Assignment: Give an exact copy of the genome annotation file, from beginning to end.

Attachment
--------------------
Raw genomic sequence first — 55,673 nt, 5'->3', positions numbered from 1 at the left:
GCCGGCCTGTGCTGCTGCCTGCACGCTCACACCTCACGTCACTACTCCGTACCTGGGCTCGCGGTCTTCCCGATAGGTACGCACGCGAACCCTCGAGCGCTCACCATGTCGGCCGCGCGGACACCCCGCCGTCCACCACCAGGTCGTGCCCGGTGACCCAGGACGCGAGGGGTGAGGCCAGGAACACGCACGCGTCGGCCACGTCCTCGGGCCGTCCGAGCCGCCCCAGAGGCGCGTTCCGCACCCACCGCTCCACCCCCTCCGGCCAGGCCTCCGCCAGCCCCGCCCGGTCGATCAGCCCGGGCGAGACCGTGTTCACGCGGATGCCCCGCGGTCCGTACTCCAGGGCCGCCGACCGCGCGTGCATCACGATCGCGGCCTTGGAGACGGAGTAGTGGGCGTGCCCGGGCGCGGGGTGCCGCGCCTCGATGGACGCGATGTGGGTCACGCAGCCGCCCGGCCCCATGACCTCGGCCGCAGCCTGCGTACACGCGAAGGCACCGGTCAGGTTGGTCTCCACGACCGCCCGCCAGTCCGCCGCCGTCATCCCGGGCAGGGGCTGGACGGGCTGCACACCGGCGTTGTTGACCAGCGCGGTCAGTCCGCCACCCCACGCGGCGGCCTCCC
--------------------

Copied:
Raw genomic sequence first — 55,673 nt, 5'->3', positions numbered from 1 at the left:
GCCGGCCTGTGCTGCTGCCTGCACGCTCACACCTCACGTCACTACTCCGTACCTGGGCTCGCGGTCTTCCCGATAGGTACGCACGCGAACCCTCGAGCGCTCACCATGTCGGCCGCGCGGACACCCCGCCGTCCACCACCAGGTCGTGCCCGGTGACCCAGGACGCGAGGGGTGAGGCCAGGAACACGCACGCGTCGGCCACGTCCTCGGGCCGTCCGAGCCGCCCCAGAGGCGCGTTCCGCACCCACCGCTCCACCCCCTCCGGCCAGGCCTCCGCCAGCCCCGCCCGGTCGATCAGCCCGGGCGAGACCGTGTTCACGCGGATGCCCCGCGGTCCGTACTCCAGGGCCGCCGACCGCGCGTGCATCACGATCGCGGCCTTGGAGACGGAGTAGTGGGCGTGCCCGGGCGCGGGGTGCCGCGCCTCGATGGACGCGATGTGGGTCACGCAGCCGCCCGGCCCCATGACCTCGGCCGCAGCCTGCGTACACGCGAAGGCACCGGTCAGGTTGGTCTCCACGACCGCCCGCCAGTCCGCCGCCGTCATCCCGGGCAGGGGCTGGACGGGCTGCACACCGGCGTTGTTGACCAGCGCGGTCAGTCCGCCACCCCACGCGGCGGCCTCCC